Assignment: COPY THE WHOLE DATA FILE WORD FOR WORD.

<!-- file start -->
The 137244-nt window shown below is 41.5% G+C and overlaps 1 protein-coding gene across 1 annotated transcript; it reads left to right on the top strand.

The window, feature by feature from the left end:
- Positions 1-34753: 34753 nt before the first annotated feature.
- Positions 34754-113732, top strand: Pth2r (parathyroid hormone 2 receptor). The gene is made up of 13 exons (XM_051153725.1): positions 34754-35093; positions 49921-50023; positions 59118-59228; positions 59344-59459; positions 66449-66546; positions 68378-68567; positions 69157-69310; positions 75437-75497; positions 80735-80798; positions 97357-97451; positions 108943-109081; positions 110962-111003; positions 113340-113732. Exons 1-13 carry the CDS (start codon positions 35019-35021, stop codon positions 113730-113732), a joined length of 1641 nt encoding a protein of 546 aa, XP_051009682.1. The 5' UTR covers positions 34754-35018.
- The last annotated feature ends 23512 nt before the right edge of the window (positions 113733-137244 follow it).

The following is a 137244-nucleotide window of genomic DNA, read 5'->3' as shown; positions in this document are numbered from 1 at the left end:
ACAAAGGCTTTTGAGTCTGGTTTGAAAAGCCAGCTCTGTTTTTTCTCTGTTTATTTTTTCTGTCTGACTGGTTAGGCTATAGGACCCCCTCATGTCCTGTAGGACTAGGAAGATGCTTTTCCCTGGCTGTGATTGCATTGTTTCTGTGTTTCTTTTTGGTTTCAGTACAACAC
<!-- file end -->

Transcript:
The 137244-nt window shown below is 41.5% G+C and overlaps 1 protein-coding gene across 1 annotated transcript; it reads left to right on the top strand.

The window, feature by feature from the left end:
- Positions 1-34753: 34753 nt before the first annotated feature.
- Positions 34754-113732, top strand: Pth2r (parathyroid hormone 2 receptor). The gene is made up of 13 exons (XM_051153725.1): positions 34754-35093; positions 49921-50023; positions 59118-59228; positions 59344-59459; positions 66449-66546; positions 68378-68567; positions 69157-69310; positions 75437-75497; positions 80735-80798; positions 97357-97451; positions 108943-109081; positions 110962-111003; positions 113340-113732. Exons 1-13 carry the CDS (start codon positions 35019-35021, stop codon positions 113730-113732), a joined length of 1641 nt encoding a protein of 546 aa, XP_051009682.1. The 5' UTR covers positions 34754-35018.
- The last annotated feature ends 23512 nt before the right edge of the window (positions 113733-137244 follow it).

The following is a 137244-nucleotide window of genomic DNA, read 5'->3' as shown; positions in this document are numbered from 1 at the left end:
ACAAAGGCTTTTGAGTCTGGTTTGAAAAGCCAGCTCTGTTTTTTCTCTGTTTATTTTTTCTGTCTGACTGGTTAGGCTATAGGACCCCCTCATGTCCTGTAGGACTAGGAAGATGCTTTTCCCTGGCTGTGATTGCATTGTTTCTGTGTTTCTTTTTGGTTTCAGTACAACAC